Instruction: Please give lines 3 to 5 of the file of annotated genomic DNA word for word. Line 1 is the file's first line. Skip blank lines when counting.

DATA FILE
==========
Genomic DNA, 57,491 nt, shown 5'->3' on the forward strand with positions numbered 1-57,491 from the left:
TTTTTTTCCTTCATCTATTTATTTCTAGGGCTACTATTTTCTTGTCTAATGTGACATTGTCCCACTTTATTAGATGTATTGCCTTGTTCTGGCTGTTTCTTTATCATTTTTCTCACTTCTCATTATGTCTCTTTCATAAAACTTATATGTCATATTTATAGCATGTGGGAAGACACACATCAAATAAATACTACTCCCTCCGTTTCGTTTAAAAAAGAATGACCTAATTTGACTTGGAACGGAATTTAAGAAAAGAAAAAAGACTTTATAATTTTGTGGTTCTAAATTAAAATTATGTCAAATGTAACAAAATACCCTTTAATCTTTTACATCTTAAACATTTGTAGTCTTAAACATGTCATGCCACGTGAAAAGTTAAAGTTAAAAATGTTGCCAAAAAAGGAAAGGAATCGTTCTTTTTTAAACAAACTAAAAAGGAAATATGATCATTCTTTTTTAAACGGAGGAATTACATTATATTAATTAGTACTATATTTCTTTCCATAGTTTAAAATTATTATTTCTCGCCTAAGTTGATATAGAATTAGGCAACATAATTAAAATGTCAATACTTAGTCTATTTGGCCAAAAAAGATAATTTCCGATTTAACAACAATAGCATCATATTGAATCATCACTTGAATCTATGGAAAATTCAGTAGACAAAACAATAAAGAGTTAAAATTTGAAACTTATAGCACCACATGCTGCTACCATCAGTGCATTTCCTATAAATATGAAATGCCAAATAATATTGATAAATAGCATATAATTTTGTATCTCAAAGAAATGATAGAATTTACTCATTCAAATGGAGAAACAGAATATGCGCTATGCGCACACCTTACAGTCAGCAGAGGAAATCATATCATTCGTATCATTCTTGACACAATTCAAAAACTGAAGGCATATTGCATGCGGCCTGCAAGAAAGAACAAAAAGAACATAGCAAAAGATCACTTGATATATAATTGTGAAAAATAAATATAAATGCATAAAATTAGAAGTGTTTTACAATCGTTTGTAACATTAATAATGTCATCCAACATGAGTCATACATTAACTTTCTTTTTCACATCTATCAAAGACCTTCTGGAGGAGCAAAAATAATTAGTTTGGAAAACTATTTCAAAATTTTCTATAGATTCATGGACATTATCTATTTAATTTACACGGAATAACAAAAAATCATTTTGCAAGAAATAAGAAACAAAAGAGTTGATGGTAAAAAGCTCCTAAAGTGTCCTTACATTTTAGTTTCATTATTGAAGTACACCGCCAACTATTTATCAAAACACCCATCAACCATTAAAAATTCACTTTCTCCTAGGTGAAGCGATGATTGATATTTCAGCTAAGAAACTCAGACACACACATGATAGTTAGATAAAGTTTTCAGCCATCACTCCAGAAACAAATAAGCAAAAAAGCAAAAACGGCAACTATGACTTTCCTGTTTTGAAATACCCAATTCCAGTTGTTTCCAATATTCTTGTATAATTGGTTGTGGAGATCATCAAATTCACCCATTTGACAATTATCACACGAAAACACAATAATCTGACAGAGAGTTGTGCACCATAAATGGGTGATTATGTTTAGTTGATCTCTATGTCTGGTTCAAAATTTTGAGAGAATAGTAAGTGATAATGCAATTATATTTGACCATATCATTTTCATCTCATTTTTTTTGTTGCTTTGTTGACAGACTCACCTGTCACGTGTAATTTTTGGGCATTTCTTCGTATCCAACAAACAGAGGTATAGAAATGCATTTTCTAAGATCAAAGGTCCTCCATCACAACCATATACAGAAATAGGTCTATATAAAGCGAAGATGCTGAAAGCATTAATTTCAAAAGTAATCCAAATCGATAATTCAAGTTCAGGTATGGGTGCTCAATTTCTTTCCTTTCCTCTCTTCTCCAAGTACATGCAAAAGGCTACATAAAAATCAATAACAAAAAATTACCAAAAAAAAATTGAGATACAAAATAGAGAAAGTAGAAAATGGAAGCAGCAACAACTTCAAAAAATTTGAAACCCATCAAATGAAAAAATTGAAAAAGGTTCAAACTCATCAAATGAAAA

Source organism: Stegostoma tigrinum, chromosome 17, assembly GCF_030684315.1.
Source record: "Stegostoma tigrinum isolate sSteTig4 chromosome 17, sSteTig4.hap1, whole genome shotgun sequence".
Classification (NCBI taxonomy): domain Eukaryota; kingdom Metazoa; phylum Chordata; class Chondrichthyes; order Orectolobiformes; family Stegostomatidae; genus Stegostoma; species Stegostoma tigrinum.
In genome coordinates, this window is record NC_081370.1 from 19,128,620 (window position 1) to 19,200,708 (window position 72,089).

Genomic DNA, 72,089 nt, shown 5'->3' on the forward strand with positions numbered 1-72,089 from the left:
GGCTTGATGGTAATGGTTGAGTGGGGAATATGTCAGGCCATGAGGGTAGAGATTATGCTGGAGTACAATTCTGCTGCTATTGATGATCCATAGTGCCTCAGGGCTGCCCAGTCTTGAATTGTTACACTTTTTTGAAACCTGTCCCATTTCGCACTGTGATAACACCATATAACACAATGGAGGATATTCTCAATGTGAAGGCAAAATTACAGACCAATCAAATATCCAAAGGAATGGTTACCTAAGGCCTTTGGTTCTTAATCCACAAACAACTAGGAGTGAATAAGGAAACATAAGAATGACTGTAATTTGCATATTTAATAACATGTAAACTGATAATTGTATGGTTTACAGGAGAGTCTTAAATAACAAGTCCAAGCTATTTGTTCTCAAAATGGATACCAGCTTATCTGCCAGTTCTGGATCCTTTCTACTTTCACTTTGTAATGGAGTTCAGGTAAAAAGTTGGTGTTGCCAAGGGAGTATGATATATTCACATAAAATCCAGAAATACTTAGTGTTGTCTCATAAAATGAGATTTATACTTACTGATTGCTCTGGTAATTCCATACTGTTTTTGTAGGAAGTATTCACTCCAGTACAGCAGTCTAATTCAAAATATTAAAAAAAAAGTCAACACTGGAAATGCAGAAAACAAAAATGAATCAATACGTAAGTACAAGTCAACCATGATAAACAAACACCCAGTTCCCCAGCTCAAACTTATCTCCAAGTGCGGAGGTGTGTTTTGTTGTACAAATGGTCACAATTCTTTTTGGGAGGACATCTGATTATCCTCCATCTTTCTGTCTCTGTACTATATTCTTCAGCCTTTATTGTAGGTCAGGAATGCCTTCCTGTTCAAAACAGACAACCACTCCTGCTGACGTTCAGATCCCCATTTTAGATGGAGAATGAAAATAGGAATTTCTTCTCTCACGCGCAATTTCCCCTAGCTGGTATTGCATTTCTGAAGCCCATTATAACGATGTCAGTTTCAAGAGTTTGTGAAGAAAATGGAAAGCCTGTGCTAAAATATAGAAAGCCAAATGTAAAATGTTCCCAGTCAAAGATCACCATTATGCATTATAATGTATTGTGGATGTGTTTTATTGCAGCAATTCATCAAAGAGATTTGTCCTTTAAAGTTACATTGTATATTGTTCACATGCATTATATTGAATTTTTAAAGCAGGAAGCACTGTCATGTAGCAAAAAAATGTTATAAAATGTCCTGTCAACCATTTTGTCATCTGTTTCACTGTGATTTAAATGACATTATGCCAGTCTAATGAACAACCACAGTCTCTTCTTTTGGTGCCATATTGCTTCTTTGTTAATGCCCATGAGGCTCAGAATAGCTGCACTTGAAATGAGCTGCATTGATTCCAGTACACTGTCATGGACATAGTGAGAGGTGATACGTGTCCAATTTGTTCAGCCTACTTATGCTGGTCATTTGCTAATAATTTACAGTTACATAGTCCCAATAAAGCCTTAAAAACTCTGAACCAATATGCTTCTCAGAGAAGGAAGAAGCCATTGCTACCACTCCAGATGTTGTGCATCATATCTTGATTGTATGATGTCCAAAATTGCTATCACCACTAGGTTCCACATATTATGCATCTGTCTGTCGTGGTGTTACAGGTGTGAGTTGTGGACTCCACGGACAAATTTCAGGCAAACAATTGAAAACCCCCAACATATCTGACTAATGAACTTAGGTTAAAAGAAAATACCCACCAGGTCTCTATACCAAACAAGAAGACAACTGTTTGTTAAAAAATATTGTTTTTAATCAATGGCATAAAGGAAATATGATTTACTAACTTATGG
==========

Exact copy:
Source organism: Stegostoma tigrinum, chromosome 17, assembly GCF_030684315.1.
Source record: "Stegostoma tigrinum isolate sSteTig4 chromosome 17, sSteTig4.hap1, whole genome shotgun sequence".
Classification (NCBI taxonomy): domain Eukaryota; kingdom Metazoa; phylum Chordata; class Chondrichthyes; order Orectolobiformes; family Stegostomatidae; genus Stegostoma; species Stegostoma tigrinum.